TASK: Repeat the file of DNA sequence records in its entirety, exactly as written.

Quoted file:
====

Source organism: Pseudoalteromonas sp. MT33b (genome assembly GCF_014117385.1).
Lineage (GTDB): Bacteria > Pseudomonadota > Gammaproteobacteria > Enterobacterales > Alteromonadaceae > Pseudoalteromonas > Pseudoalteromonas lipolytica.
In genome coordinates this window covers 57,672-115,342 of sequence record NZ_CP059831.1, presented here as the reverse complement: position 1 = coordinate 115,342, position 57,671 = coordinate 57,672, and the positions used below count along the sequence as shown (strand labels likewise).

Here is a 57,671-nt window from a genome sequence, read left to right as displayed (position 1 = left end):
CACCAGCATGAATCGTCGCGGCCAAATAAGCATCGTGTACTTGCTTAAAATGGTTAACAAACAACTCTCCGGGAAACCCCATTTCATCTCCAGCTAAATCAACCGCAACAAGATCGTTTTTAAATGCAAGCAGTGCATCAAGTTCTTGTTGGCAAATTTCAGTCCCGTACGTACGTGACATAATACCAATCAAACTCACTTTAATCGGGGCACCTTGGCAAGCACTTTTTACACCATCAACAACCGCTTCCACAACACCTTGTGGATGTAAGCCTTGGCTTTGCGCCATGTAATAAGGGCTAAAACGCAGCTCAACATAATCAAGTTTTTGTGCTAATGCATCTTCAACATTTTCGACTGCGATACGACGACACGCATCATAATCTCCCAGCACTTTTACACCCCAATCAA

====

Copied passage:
Source organism: Pseudoalteromonas sp. MT33b (genome assembly GCF_014117385.1).
Lineage (GTDB): Bacteria > Pseudomonadota > Gammaproteobacteria > Enterobacterales > Alteromonadaceae > Pseudoalteromonas > Pseudoalteromonas lipolytica.
In genome coordinates this window covers 57,672-115,342 of sequence record NZ_CP059831.1, presented here as the reverse complement: position 1 = coordinate 115,342, position 57,671 = coordinate 57,672, and the positions used below count along the sequence as shown (strand labels likewise).

Here is a 57,671-nt window from a genome sequence, read left to right as displayed (position 1 = left end):
CACCAGCATGAATCGTCGCGGCCAAATAAGCATCGTGTACTTGCTTAAAATGGTTAACAAACAACTCTCCGGGAAACCCCATTTCATCTCCAGCTAAATCAACCGCAACAAGATCGTTTTTAAATGCAAGCAGTGCATCAAGTTCTTGTTGGCAAATTTCAGTCCCGTACGTACGTGACATAATACCAATCAAACTCACTTTAATCGGGGCACCTTGGCAAGCACTTTTTACACCATCAACAACCGCTTCCACAACACCTTGTGGATGTAAGCCTTGGCTTTGCGCCATGTAATAAGGGCTAAAACGCAGCTCAACATAATCAAGTTTTTGTGCTAATGCATCTTCAACATTTTCGACTGCGATACGACGACACGCATCATAATCTCCCAGCACTTTTACACCCCAATCAA